The simple saltbox

For Christmas I received this delightful, little, ceramic house ornament from a friend. You can’t tell from the photo above, but it’s only 1 1/8” wide x 1 ¼” deep x 1 ½” tall. It has a matte-black, textured roof; shiny-white, glazed walls, accented by grey crackles resulting from raku firing; and recessed rectangular windows – some grey, some white. It’s easy to rotate and work in the palm of your hand in the manner of worry beads. It’s a charming charm.

It also satisfies my Recipe for Architectural Charm. Well, mostly. Since it isn’t sited, it cannot exhibit an engaged relationship with landscape. It, however, possesses all of the other required ingredients: grounding rooflines, legible massing, simple color palette and harmonious materiality, and thoughtful details.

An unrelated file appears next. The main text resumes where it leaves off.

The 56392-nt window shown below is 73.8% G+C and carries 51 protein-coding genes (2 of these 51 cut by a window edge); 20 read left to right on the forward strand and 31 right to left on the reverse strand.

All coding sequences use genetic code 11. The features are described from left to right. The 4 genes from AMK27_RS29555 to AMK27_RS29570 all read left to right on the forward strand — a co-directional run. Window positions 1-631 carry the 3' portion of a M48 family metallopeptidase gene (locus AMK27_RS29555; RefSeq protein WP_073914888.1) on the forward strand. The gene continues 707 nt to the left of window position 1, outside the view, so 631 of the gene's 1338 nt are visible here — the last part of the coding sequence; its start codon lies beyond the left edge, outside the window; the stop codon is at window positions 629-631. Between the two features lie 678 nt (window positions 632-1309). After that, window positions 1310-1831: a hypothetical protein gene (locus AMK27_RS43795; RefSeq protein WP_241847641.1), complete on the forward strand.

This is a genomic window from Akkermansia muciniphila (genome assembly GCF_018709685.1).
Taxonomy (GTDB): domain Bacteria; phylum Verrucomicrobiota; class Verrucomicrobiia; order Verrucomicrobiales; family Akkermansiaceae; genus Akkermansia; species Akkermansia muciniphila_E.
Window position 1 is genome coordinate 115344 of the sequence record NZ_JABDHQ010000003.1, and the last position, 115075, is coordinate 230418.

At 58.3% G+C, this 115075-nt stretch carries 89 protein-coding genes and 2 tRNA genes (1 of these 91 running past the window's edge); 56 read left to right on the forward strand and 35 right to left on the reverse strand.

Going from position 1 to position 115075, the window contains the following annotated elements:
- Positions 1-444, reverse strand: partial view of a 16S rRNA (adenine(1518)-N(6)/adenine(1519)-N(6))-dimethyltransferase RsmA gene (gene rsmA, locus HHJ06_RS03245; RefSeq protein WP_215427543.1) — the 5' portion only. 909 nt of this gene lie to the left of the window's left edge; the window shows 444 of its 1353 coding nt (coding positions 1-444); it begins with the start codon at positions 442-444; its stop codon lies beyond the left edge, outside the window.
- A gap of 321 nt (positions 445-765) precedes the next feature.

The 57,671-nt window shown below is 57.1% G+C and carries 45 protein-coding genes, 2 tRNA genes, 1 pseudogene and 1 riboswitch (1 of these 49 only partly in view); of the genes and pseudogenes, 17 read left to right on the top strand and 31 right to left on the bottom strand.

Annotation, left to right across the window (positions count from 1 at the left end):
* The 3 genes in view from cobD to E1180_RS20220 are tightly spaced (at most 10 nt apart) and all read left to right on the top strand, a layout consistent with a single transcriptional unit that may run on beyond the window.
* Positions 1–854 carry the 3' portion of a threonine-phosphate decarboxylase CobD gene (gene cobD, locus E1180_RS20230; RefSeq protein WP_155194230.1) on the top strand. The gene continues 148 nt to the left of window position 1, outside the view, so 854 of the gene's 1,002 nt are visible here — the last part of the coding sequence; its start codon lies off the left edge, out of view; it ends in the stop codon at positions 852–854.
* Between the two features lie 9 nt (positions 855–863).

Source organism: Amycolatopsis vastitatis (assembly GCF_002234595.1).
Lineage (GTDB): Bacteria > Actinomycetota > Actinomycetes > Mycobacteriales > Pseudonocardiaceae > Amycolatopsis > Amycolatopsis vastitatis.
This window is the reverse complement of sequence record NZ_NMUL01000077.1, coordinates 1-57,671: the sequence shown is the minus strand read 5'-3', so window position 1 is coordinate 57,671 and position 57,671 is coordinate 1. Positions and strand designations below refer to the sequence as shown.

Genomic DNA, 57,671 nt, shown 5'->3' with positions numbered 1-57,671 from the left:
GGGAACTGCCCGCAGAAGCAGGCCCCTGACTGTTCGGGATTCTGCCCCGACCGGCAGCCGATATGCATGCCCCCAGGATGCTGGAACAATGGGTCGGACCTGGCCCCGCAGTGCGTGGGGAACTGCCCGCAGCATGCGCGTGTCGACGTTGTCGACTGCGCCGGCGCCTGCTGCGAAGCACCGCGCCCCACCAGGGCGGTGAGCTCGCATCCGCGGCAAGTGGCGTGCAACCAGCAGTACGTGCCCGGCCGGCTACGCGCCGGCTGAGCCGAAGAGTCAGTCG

It’s a saltbox, pure and simple -- a form to which I and so many others intuitively respond. I wonder what parts of our brains or chemistry are triggered by the saltbox form? What else similarly triggers them? Maybe if we knew, we could more readily create other forms or spaces that likewise appeal.

I’ve written about the influence of architecture/environment/space on us, our bodies and minds, before here and here. If you’re interested in acquiring the little, ceramic house for yourself or a friend, find it on etsy. If you have a hankering to see a saltbox-inspired addition I designed, check-out the Reading, Mass. Kitchen & Bath Renovation/Addition.

by Katie Hutchison for House Enthusiast